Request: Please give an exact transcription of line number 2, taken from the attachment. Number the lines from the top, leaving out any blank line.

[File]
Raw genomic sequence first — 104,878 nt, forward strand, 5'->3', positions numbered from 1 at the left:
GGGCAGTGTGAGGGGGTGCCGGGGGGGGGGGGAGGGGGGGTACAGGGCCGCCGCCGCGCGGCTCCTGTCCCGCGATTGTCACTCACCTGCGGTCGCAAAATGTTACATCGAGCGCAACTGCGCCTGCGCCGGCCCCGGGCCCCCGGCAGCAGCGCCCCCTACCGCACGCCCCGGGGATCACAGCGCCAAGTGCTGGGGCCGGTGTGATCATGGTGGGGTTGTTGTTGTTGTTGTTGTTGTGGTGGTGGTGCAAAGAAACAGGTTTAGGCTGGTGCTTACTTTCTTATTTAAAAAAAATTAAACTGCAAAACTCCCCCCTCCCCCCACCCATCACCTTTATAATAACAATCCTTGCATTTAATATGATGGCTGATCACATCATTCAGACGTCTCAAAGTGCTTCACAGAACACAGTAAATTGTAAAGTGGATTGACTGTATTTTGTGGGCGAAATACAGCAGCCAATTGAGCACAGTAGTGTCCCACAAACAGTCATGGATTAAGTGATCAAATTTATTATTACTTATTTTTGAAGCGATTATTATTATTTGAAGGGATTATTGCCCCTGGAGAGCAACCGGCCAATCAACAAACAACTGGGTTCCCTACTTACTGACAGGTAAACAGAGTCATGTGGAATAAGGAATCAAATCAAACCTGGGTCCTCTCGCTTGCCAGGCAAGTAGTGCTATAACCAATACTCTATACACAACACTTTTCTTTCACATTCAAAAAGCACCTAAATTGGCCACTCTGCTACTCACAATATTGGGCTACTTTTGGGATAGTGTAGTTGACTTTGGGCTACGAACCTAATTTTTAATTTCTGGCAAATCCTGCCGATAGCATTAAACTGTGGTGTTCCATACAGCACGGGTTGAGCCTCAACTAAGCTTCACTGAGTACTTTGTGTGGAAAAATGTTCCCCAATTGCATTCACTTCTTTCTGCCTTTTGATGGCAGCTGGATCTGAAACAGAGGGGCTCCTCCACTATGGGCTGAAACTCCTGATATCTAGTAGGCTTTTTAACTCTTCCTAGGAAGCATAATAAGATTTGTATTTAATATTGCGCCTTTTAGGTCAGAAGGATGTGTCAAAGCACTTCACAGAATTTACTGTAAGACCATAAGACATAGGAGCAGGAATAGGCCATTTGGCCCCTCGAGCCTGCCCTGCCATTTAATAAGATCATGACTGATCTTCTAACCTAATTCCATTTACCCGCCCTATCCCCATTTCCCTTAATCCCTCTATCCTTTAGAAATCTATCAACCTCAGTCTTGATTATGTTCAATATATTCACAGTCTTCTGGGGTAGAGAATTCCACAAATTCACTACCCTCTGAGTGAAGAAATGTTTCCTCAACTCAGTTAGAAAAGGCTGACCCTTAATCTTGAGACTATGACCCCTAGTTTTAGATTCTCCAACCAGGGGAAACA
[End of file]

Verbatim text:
GGGCAGTGTGAGGGGGTGCCGGGGGGGGGGGGAGGGGGGGTACAGGGCCGCCGCCGCGCGGCTCCTGTCCCGCGATTGTCACTCACCTGCGGTCGCAAAATGTTACATCGAGCGCAACTGCGCCTGCGCCGGCCCCGGGCCCCCGGCAGCAGCGCCCCCTACCGCACGCCCCGGGGATCACAGCGCCAAGTGCTGGGGCCGGTGTGATCATGGTGGGGTTGTTGTTGTTGTTGTTGTTGTGGTGGTGGTGCAAAGAAACAGGTTTAGGCTGGTGCTTACTTTCTTATTTAAAAAAAATTAAACTGCAAAACTCCCCCCTCCCCCCACCCATCACCTTTATAATAACAATCCTTGCATTTAATATGATGGCTGATCACATCATTCAGACGTCTCAAAGTGCTTCACAGAACACAGTAAATTGTAAAGTGGATTGACTGTATTTTGTGGGCGAAATACAGCAGCCAATTGAGCACAGTAGTGTCCCACAAACAGTCATGGATTAAGTGATCAAATTTATTATTACTTATTTTTGAAGCGATTATTATTATTTGAAGGGATTATTGCCCCTGGAGAGCAACCGGCCAATCAACAAACAACTGGGTTCCCTACTTACTGACAGGTAAACAGAGTCATGTGGAATAAGGAATCAAATCAAACCTGGGTCCTCTCGCTTGCCAGGCAAGTAGTGCTATAACCAATACTCTATACACAACACTTTTCTTTCACATTCAAAAAGCACCTAAATTGGCCACTCTGCTACTCACAATATTGGGCTACTTTTGGGATAGTGTAGTTGACTTTGGGCTACGAACCTAATTTTTAATTTCTGGCAAATCCTGCCGATAGCATTAAACTGTGGTGTTCCATACAGCACGGGTTGAGCCTCAACTAAGCTTCACTGAGTACTTTGTGTGGAAAAATGTTCCCCAATTGCATTCACTTCTTTCTGCCTTTTGATGGCAGCTGGATCTGAAACAGAGGGGCTCCTCCACTATGGGCTGAAACTCCTGATATCTAGTAGGCTTTTTAACTCTTCCTAGGAAGCATAATAAGATTTGTATTTAATATTGCGCCTTTTAGGTCAGAAGGATGTGTCAAAGCACTTCACAGAATTTACTGTAAGACCATAAGACATAGGAGCAGGAATAGGCCATTTGGCCCCTCGAGCCTGCCCTGCCATTTAATAAGATCATGACTGATCTTCTAACCTAATTCCATTTACCCGCCCTATCCCCATTTCCCTTAATCCCTCTATCCTTTAGAAATCTATCAACCTCAGTCTTGATTATGTTCAATATATTCACAGTCTTCTGGGGTAGAGAATTCCACAAATTCACTACCCTCTGAGTGAAGAAATGTTTCCTCAACTCAGTTAGAAAAGGCTGACCCTTAATCTTGAGACTATGACCCCTAGTTTTAGATTCTCCAACCAGGGGAAACA